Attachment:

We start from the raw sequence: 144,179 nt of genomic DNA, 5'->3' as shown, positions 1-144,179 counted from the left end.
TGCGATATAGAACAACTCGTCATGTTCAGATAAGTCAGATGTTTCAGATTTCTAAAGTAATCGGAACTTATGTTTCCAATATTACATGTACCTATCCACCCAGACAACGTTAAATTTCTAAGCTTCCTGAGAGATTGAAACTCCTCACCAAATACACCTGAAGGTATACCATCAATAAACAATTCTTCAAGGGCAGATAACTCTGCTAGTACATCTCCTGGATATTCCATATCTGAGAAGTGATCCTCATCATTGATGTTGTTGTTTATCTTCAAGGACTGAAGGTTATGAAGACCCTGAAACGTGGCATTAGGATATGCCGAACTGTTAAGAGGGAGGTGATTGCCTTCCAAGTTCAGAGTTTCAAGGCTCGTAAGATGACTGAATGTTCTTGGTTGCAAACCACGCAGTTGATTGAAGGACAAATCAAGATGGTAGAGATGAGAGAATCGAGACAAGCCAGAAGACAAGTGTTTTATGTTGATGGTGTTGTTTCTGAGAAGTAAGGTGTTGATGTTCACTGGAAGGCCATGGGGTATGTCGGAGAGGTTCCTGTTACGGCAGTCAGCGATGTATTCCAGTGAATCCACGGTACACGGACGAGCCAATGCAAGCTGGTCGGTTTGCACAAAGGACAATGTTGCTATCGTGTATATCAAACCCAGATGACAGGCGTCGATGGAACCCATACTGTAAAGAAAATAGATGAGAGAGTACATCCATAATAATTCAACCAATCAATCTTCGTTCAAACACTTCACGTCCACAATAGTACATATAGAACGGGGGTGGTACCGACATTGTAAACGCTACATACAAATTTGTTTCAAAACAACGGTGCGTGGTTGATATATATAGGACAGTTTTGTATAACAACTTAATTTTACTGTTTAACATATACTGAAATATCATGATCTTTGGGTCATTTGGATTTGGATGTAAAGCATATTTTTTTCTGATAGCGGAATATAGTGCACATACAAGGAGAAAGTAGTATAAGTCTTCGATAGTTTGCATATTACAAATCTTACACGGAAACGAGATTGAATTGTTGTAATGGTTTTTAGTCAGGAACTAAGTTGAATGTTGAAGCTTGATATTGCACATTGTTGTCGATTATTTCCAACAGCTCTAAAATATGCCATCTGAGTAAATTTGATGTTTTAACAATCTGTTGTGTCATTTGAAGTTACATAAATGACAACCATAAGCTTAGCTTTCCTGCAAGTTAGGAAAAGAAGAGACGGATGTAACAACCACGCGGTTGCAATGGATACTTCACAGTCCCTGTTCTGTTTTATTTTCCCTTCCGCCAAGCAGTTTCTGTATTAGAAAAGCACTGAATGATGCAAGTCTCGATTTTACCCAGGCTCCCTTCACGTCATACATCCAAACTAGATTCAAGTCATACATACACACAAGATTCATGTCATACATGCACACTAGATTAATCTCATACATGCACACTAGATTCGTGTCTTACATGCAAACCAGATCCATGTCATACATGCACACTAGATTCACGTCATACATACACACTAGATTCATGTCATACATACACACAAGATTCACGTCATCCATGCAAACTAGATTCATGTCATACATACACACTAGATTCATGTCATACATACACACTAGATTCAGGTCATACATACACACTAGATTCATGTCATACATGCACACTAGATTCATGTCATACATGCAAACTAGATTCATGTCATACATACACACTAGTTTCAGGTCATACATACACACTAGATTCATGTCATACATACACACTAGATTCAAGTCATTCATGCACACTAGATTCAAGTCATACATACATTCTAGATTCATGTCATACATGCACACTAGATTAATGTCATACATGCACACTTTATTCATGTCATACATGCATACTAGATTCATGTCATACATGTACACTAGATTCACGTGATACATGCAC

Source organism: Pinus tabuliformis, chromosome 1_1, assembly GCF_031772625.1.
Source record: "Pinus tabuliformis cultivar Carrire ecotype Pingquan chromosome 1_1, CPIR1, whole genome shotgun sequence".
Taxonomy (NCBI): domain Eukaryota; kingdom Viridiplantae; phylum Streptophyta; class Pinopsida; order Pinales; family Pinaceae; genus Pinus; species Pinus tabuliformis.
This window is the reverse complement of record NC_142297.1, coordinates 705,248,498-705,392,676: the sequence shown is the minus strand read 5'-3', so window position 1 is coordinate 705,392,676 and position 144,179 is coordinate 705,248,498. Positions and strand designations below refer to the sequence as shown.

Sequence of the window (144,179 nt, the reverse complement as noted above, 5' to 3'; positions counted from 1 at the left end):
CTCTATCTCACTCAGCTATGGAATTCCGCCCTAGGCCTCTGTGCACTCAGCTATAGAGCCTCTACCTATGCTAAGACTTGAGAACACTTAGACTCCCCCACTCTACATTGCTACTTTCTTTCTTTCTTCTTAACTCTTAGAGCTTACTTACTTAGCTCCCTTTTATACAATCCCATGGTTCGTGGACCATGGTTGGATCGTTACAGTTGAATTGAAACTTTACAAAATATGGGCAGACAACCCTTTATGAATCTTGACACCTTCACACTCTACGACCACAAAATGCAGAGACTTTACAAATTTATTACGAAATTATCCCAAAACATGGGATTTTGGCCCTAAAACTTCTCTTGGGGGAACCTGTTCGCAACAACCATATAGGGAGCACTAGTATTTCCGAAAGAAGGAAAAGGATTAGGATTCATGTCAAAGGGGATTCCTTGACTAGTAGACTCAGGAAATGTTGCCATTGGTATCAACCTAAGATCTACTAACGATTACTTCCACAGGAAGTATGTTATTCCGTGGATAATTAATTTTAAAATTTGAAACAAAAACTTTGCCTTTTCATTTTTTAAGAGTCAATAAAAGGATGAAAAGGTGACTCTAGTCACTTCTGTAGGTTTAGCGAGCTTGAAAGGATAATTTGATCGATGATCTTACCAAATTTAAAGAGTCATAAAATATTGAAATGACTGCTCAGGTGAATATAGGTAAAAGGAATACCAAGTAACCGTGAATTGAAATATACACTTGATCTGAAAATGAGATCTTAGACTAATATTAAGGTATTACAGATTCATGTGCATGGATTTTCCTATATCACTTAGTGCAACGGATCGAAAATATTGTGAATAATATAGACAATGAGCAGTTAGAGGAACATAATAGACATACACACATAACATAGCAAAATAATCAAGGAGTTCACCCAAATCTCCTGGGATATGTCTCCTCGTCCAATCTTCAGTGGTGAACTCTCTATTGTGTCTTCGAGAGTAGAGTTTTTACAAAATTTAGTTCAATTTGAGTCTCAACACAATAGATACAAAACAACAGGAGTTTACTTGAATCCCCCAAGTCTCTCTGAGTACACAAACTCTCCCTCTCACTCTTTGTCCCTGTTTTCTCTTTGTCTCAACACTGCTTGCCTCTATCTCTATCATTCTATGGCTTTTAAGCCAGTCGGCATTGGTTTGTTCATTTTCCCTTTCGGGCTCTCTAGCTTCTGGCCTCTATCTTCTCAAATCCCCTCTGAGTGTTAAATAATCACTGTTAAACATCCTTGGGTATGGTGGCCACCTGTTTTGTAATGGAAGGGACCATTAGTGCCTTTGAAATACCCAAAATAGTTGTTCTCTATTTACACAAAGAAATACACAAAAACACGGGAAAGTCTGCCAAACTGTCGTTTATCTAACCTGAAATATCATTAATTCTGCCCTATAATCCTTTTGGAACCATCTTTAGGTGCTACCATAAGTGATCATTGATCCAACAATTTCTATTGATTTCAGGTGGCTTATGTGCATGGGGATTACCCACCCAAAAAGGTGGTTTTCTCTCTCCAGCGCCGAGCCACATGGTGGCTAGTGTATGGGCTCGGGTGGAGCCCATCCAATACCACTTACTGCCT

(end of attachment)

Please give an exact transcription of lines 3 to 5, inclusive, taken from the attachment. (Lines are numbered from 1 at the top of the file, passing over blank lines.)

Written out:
Source organism: Pinus tabuliformis, chromosome 1_1, assembly GCF_031772625.1.
Source record: "Pinus tabuliformis cultivar Carrire ecotype Pingquan chromosome 1_1, CPIR1, whole genome shotgun sequence".
Taxonomy (NCBI): domain Eukaryota; kingdom Viridiplantae; phylum Streptophyta; class Pinopsida; order Pinales; family Pinaceae; genus Pinus; species Pinus tabuliformis.